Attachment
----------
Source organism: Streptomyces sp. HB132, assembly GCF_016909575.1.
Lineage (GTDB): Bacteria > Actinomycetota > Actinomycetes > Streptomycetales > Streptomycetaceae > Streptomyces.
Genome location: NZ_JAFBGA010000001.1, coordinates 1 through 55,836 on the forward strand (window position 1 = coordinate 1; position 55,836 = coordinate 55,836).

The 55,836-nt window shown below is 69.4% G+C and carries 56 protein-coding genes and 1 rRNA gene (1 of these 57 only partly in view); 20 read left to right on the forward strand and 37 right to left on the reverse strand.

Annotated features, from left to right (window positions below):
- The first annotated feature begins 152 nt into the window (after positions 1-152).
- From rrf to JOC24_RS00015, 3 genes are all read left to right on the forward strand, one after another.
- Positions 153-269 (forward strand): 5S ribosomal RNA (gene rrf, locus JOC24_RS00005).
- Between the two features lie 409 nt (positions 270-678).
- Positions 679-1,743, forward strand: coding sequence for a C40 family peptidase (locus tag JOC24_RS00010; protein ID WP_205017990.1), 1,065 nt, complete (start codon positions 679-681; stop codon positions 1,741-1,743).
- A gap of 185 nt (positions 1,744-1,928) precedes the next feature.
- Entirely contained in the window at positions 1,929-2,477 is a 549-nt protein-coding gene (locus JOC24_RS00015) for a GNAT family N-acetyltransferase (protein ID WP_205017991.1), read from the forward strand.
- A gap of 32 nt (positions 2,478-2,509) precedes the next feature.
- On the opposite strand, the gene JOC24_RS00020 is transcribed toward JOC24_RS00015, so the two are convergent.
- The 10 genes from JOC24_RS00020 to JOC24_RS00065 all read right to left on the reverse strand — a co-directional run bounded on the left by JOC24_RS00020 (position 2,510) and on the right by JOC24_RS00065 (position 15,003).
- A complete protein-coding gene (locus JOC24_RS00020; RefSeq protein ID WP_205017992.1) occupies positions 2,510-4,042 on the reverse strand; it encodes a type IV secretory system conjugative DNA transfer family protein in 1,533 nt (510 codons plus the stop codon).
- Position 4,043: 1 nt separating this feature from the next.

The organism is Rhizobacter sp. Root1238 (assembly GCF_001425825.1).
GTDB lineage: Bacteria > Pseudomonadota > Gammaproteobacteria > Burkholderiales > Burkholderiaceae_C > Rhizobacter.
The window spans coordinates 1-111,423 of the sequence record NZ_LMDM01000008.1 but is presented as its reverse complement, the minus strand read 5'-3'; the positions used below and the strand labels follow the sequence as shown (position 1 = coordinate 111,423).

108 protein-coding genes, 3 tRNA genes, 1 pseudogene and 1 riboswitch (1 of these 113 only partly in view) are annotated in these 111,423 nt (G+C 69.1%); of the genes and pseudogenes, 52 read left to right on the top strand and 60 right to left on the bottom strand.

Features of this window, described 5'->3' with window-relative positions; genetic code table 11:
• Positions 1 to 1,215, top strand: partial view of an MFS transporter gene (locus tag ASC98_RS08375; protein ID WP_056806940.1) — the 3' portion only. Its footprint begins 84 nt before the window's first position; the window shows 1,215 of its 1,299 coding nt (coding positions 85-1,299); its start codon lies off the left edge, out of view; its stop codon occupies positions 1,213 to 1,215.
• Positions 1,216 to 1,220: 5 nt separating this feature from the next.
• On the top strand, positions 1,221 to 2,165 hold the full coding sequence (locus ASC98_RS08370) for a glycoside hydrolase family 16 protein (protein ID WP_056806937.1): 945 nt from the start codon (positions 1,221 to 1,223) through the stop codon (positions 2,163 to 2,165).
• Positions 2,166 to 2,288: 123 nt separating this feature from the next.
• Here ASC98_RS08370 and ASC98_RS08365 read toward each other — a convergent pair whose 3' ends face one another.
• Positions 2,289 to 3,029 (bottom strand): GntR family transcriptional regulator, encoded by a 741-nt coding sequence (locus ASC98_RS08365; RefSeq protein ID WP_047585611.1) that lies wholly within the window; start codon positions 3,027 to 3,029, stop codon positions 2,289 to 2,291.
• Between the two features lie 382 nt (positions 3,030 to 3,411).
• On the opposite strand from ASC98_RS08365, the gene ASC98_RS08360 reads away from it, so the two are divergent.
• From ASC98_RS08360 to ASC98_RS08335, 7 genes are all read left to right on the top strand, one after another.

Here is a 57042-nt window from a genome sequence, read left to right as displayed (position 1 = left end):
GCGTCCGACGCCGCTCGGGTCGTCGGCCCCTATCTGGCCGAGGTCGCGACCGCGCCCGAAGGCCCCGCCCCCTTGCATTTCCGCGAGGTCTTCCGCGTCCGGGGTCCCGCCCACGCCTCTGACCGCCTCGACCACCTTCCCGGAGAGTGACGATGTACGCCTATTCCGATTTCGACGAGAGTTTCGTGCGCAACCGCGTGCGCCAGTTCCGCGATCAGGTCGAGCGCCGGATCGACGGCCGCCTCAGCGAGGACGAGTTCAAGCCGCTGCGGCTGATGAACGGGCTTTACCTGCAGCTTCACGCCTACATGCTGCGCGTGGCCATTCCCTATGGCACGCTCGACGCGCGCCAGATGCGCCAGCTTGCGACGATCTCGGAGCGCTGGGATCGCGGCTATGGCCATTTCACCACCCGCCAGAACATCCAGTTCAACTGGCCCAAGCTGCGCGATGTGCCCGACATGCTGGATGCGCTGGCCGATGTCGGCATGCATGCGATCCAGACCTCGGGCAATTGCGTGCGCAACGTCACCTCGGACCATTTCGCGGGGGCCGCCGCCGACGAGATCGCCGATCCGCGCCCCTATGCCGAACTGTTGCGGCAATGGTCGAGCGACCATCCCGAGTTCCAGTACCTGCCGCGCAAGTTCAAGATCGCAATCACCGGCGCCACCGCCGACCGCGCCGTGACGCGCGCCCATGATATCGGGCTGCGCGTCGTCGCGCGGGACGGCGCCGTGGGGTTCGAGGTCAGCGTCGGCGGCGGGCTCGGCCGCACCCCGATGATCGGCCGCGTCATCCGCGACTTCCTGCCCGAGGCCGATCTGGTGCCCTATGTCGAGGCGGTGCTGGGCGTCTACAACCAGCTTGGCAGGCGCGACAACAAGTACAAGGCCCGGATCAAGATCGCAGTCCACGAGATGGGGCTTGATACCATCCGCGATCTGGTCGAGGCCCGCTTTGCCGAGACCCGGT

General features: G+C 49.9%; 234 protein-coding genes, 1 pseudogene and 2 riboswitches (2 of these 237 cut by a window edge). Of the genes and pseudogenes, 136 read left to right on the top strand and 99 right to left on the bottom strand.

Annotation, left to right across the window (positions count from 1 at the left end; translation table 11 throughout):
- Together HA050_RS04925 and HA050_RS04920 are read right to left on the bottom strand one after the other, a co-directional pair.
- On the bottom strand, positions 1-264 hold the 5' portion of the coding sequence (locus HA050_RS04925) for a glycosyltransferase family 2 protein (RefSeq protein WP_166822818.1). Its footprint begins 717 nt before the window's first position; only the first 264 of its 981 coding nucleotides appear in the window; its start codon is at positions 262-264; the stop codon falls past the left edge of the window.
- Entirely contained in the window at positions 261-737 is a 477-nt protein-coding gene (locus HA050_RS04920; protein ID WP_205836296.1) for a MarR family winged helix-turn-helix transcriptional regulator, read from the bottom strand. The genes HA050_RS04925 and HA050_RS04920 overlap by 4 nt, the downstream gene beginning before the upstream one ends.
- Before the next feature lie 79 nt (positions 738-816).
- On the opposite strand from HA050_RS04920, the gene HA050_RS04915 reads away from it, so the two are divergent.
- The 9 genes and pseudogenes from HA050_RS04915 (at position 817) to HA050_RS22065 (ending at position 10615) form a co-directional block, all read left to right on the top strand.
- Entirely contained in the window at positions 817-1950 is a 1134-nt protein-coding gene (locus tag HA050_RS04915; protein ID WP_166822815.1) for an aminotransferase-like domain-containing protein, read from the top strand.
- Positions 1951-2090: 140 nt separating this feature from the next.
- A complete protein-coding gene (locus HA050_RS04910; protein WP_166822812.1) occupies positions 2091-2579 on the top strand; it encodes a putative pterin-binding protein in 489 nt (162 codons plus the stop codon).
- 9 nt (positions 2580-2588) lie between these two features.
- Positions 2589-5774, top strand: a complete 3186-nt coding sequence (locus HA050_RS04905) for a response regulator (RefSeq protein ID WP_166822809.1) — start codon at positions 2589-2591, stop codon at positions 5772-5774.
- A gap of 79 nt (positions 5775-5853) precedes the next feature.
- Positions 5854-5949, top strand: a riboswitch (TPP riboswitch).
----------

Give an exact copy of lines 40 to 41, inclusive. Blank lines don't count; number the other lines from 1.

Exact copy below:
- On the opposite strand from HA050_RS04920, the gene HA050_RS04915 reads away from it, so the two are divergent.
- The 9 genes and pseudogenes from HA050_RS04915 (at position 817) to HA050_RS22065 (ending at position 10615) form a co-directional block, all read left to right on the top strand.